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" Courts will generally take notice of whatever ought to be generally known within the limits of their jurisdiction. "
Albany Law Journal - Página 314
1887
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Reports of Cases Argued and Determined in the Supreme Court of ..., Volumen28

Alabama. Supreme Court - 1856
...is the duty of courts judicially to know the general course of the transactions of human life, and whatever ought to be generally known within the limits of their jurisdiction ; eg, the peculiar nature of lotteries, and the mode in which they are generally carried on. Salomon...
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Report of the Department of the Interior ... [with Accompanying ..., Parte2

United States. Dept. of the Interior - 1867
...public history affecting the whole people," " public matters affecting the government of the country," " of whatever ought to be generally known within the limits of their jurisdiction," &c., &c., the courts jndicially take notice of without proof, and, "where the memory of the jndge is...
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Reports of Cases at Law and in Chancery Argued and Determined in ..., Volumen39

Illinois. Supreme Court - 1868
...law would be that it should be threshed and delivered in a reasonable time. Courts will judicially take notice of whatever ought to be generally known within the limits of their jurisdiction. See 1 Greenl. Ev. p. 9. The courts will then judicially take notice of the time when the crops mature....
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Reports of Cases Argued and Determined in the Supreme Judicial Court of the ...

Massachusetts. Supreme Judicial Court - 1864
...railroad trains. The rule of law on this subject is well stated in 1 Greenl. Ev. § 6, as follows : " Courts will generally take notice of whatever ought...generally known within the limits of their jurisdiction." In the cases above cited, it ought to be known by all persons who have anything to do with railroad...
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A Treatise on the Law of Evidence, Volumen1

Simon Greenleaf - 1866 - 675 páginas
...the nature and extent of the jurisdiction of the inferior court whose judgment it revises.4 In fine, courts will generally take notice of whatever ought...generally known within the limits of their jurisdiction. In all these, and the like cases, where the memory of the judge is at fault, he resorts to such documents...
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Transcript Appeals: The File of Opinions in Cases Argued ..., Volúmenes3-4

New York (State). Court of Appeals, Joel Tiffany - 1868
...resignation of a senator of the United States ; the appointment of a cabinet or foreign minister. " In fine, Courts will generally take notice of whatever ought...generally known within the limits of their jurisdiction. In all these and the like cases, where the memory of the Judge is at fault, he resorts to such documents...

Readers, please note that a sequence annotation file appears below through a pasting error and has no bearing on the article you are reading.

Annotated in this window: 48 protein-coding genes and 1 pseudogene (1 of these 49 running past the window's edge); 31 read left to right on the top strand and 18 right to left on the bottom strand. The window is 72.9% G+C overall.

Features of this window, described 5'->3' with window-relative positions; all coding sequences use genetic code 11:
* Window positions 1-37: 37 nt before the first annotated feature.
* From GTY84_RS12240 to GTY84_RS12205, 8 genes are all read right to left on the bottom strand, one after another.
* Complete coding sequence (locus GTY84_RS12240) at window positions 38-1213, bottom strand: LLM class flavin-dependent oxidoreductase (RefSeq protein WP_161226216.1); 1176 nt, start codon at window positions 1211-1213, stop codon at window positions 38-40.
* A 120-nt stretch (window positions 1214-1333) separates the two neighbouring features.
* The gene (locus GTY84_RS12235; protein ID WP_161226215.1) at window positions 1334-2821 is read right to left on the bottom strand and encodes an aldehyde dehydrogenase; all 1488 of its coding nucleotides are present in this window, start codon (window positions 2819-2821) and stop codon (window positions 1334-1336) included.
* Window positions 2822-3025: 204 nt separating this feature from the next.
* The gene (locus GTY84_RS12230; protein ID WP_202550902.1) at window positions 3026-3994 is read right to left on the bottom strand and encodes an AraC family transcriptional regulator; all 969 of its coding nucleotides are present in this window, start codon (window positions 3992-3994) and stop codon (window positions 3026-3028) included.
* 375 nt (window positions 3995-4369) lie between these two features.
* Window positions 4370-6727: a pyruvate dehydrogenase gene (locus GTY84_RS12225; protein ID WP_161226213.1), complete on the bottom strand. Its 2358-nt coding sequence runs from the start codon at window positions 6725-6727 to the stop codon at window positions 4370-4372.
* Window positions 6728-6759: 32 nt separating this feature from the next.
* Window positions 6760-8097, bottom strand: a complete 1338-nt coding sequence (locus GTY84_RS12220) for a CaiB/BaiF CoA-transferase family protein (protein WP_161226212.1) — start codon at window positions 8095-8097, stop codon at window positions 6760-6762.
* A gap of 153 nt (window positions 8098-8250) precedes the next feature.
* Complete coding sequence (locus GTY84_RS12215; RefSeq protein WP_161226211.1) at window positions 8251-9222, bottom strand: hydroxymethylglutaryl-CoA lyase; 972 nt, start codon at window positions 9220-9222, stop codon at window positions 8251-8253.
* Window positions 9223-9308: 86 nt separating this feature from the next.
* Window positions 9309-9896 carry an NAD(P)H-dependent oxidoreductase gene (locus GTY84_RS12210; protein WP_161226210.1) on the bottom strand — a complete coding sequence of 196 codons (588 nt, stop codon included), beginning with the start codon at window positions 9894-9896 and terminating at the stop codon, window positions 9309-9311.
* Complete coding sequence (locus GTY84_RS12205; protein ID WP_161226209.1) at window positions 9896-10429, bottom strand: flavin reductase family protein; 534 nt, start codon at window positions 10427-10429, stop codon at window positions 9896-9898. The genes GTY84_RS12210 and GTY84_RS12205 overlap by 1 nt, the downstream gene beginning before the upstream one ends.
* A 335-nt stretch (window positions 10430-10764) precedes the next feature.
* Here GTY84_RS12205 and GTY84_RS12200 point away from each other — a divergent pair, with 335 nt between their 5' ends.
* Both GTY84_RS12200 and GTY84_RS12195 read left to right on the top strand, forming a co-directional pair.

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Reports of Practice Cases, Determined in the Courts of the State ..., Volumen8

1870
...v. Hoffman, 55 Barb., EVIDENCE. I. Judicial Notice. 1. Under the rule that courts will take judicial notice of whatever ought to be generally known within the limits of their jurisdiction, the courts of this State will take judicial notice, that the western portion of its territory was,...
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Reports of Cases Decided in the Court of Appeals of the State of ..., Volumen41

New York (State). Court of Appeals, George Franklin Comstock, Henry Rogers Selden, Francis Kernan, Erasmus Peshine Smith, Joel Tiffany, Edward Jordan Dimock, Samuel Hand, Hiram Edward Sickels, Louis J. Rezzemini, Edmund Hamilton Smith, Edwin Augustus Bedell, Alvah S. Newcomb, James Newton Fiero - 1870
...OF THE STATE OF NETV YOKE, Appellant, v. ALONZO SJTYDEB, Respondent. • Courts will take judicial notice of whatever ought to be generally known within the limits of their jurisdiction. And, accordingly, the courts of this State will take judicial notice, that the western portion of the...
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Reports of Cases Heard and Determined in the Supreme Court of the ..., Volumen10

Marcus Tullius Hun, New York (State). Supreme Court - 1875
...authority to sustain it. The furthest that the courts have ever gone in that direction, has been to take notice of whatever ought to be generally known within the limits of their jurisdiction ; * and whether a certain street in a large city is likely to be deserted at nine o'clock in the evening,...
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A Treatise on the Law of Evidence, Volumen1

Simon Greenleaf - 1876
...the nature and extent of the jurisdiction of the inferior court whose judgment it revises.4 In fine, courts will generally take notice of whatever ought to be generally known within the limits of their jurisdiction.6 In all these, and the like cases, where the memory of the judge is at fault, he resorts...
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